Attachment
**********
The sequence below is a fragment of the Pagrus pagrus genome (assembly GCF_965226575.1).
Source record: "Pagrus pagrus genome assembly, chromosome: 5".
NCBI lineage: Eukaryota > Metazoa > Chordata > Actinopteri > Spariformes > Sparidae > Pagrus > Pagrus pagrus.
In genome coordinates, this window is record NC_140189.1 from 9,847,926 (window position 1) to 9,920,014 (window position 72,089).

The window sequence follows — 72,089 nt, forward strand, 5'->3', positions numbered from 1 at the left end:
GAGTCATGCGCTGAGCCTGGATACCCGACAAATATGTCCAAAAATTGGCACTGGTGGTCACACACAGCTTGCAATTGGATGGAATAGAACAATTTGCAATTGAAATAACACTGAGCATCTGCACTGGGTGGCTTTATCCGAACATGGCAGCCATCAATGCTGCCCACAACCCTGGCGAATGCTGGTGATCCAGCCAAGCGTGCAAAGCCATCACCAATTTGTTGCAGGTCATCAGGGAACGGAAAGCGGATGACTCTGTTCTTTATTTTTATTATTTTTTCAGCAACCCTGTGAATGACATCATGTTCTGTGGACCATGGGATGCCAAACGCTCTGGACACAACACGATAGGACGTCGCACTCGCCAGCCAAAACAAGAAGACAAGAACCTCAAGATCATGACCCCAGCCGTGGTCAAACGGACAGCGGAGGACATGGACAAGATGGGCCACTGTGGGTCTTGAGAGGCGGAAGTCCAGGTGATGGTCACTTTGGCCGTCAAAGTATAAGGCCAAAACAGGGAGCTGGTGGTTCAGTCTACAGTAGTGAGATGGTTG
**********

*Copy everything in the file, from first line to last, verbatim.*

The sequence below is a fragment of the Pagrus pagrus genome (assembly GCF_965226575.1).
Source record: "Pagrus pagrus genome assembly, chromosome: 5".
NCBI lineage: Eukaryota > Metazoa > Chordata > Actinopteri > Spariformes > Sparidae > Pagrus > Pagrus pagrus.
In genome coordinates, this window is record NC_140189.1 from 9,847,926 (window position 1) to 9,920,014 (window position 72,089).

The window sequence follows — 72,089 nt, forward strand, 5'->3', positions numbered from 1 at the left end:
GAGTCATGCGCTGAGCCTGGATACCCGACAAATATGTCCAAAAATTGGCACTGGTGGTCACACACAGCTTGCAATTGGATGGAATAGAACAATTTGCAATTGAAATAACACTGAGCATCTGCACTGGGTGGCTTTATCCGAACATGGCAGCCATCAATGCTGCCCACAACCCTGGCGAATGCTGGTGATCCAGCCAAGCGTGCAAAGCCATCACCAATTTGTTGCAGGTCATCAGGGAACGGAAAGCGGATGACTCTGTTCTTTATTTTTATTATTTTTTCAGCAACCCTGTGAATGACATCATGTTCTGTGGACCATGGGATGCCAAACGCTCTGGACACAACACGATAGGACGTCGCACTCGCCAGCCAAAACAAGAAGACAAGAACCTCAAGATCATGACCCCAGCCGTGGTCAAACGGACAGCGGAGGACATGGACAAGATGGGCCACTGTGGGTCTTGAGAGGCGGAAGTCCAGGTGATGGTCACTTTGGCCGTCAAAGTATAAGGCCAAAACAGGGAGCTGGTGGTTCAGTCTACAGTAGTGAGATGGTTG